It’s amazing how learning to wild forage  opens your eyes to a whole new world beneath your feet. It’s like plants that I’ve never seen in my life are suddenly all around me, and I’m constantly learning of their uses and medicinal value.
This past April I noticed that the forest floor sprung forth with thousands of funny, umbrella-shaped plants. What were they?? I scoured my foraging books, but not one of them had anything that looked remotely similar. It was only after an exhaustive search of the internet that I finally came across the answer I was seeking: They’re Mayapples.
This was exciting to discover, because not only are they cool to look at, they produce an edible fruit as well!
From above, Mayapples look like a leaf just popping out of the ground. Some of them have four lobes, some have six, seven and eight lobes.
They also come in different patterns. I noticed that while most of them were solid green, a few with dark splotches scattered the woodsy area they inhabited.
If you crouch down and look underneath the foliage, you’ll find that Mayapples grow on a smooth, slender stem. Female plants have two leaves per plant, while males have a single leaf atop. Female plants will produce a white flower, which later turns into a delicious yellow fruit.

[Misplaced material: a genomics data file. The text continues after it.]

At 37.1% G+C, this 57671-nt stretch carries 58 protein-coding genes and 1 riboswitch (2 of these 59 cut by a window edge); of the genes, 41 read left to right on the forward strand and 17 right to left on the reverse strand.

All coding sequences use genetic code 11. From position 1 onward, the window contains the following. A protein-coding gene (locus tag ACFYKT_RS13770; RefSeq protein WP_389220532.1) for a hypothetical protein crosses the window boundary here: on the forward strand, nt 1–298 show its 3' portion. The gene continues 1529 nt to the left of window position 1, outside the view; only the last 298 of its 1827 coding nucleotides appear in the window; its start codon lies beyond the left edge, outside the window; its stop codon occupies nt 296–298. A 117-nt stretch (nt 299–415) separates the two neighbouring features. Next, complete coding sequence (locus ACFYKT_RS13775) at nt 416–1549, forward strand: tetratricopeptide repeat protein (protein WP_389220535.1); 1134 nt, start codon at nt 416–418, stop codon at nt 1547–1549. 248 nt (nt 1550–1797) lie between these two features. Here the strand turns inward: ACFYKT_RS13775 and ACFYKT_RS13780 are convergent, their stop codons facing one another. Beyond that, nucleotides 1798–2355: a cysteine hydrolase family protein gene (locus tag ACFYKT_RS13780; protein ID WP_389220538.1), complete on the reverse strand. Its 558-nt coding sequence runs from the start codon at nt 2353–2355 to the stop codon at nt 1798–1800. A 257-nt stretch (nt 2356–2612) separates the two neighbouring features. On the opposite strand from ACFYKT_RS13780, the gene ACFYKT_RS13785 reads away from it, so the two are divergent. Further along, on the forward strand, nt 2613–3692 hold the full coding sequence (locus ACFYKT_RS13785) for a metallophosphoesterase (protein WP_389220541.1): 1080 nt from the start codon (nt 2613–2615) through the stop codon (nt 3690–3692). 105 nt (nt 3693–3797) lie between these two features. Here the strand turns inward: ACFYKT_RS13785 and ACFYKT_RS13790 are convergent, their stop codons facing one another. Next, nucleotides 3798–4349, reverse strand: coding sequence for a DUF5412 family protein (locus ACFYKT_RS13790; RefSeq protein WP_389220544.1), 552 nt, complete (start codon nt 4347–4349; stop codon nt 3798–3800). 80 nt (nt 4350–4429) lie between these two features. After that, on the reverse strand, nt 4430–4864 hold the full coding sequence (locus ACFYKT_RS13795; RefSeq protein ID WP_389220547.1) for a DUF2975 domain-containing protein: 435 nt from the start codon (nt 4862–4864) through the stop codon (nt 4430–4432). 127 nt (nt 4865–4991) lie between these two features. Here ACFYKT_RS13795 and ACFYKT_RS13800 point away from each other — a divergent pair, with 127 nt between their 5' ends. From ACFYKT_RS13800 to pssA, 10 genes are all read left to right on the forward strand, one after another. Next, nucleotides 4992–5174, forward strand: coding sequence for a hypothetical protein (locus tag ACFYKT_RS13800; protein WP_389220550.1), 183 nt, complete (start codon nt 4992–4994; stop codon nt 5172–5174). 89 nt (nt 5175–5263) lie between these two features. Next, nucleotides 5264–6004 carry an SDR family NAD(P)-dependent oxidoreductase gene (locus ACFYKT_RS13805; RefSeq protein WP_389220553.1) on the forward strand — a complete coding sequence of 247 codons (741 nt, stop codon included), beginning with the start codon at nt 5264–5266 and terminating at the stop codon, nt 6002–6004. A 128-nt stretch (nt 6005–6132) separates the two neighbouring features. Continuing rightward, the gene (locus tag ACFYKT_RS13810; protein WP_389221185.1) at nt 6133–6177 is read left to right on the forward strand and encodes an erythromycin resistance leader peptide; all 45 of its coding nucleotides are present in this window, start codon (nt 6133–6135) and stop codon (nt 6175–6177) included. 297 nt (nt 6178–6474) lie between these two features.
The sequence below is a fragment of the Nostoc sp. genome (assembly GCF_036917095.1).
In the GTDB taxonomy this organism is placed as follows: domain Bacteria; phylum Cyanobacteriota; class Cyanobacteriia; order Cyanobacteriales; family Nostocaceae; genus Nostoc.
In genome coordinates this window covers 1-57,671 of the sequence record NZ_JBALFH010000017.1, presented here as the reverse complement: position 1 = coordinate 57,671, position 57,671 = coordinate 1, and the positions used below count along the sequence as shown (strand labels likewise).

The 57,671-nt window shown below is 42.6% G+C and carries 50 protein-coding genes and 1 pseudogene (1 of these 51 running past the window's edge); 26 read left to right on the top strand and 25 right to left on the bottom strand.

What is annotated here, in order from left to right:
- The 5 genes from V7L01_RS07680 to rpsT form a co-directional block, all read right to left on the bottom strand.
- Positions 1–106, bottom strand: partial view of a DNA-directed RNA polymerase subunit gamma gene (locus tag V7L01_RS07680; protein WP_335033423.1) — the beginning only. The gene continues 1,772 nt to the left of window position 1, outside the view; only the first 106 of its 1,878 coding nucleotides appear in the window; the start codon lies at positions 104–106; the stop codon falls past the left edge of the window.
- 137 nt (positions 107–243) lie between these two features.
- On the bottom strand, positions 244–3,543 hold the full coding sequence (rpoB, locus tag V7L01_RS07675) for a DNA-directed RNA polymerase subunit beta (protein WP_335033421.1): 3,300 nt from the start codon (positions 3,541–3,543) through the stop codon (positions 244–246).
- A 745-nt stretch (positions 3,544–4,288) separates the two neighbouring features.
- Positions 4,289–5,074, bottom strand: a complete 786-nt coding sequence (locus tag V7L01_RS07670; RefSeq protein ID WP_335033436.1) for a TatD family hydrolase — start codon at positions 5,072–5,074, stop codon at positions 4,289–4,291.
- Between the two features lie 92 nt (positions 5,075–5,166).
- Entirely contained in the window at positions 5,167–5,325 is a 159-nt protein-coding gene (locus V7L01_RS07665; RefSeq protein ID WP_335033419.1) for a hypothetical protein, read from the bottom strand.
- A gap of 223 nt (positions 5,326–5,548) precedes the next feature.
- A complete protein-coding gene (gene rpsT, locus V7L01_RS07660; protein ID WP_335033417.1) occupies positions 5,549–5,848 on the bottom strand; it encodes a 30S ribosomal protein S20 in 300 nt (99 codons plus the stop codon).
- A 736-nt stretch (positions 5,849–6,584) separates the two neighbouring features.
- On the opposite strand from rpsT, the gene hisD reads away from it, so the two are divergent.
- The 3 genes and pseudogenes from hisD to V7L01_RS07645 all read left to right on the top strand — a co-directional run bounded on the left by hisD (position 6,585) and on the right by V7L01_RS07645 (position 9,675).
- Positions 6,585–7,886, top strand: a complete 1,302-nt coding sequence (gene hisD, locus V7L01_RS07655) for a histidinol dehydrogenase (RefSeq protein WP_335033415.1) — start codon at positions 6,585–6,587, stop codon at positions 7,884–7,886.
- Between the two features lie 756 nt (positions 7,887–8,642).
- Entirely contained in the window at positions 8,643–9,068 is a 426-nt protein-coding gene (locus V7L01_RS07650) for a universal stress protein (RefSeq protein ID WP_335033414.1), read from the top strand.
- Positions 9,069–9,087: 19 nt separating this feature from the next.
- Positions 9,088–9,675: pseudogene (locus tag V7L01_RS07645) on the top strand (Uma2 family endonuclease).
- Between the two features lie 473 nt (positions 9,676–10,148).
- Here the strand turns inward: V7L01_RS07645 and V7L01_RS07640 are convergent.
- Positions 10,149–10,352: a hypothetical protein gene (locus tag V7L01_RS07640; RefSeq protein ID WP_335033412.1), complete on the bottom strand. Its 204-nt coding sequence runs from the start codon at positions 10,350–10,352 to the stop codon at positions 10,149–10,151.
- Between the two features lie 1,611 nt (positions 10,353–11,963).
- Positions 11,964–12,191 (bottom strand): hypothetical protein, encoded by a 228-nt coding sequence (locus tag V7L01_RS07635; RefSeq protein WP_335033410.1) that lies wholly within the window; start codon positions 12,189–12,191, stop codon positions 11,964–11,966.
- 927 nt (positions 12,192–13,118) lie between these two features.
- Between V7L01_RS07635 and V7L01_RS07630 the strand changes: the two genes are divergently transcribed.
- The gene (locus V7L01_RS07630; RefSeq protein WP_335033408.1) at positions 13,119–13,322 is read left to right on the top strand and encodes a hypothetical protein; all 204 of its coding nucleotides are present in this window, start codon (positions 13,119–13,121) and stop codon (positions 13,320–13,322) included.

You must use caution though! Mayapple plants are extremely poisonous. Unripe fruit is also poisonous, so do not attempt to eat either the plant or an unripe fruit. As a matter of fact, reportedly Native Americans used Mayapples to commit suicide, so be careful.
Mayapple fruits are ripe when they are as yellow as a lemon, and are soft and slightly wrinkled. Their ripening time usually occurs somewhere between mid-July and September. The plant will die back, leaving nothing but a stem and a dangling fruit, which makes them harder to find in the late Summer months, so scout them out early.
A couple of other precautions:
- Do NOT eat Mayapple seeds.
- Do NOT eat Mayapples if pregnant.
- Mayapples act as a mild laxative.
Mayapples can be eaten fresh, juiced, cooked into jelly and marmalade, made into pies, and turned into a sauce (like applesauce). Just be sure to scrape out the seeds before cooking/consuming. (Scatter the seeds in the forest for another crop of Mayapples next year!)
This morning I took a walk down to where one of our Mayapples grows to check on the fruit. It’s mid-July and the fruit is still green and hard. I’ve been told by an expert forager that ripe Mayapples are hard to get your hands on, as all of the woodland creatures are waiting for it to ripen as well. I need to build a chicken-wire covering to put over the top of at least one of the plants so that I might have a chance to taste one.
As always, be sure to do your own research on wild edibles before consuming them or using them for medicinal purposes. And be 100% sure you have properly identified a plant; it can be easy to mistake one for a dangerous look-alike. If you’re nervous about foraging, start with something easy like wild strawberries , which have no poisonous look-alikes. It would be such a shame to starve in the woods surrounded by foods you didn’t even know were there. Learn to forage! But do so responsibly.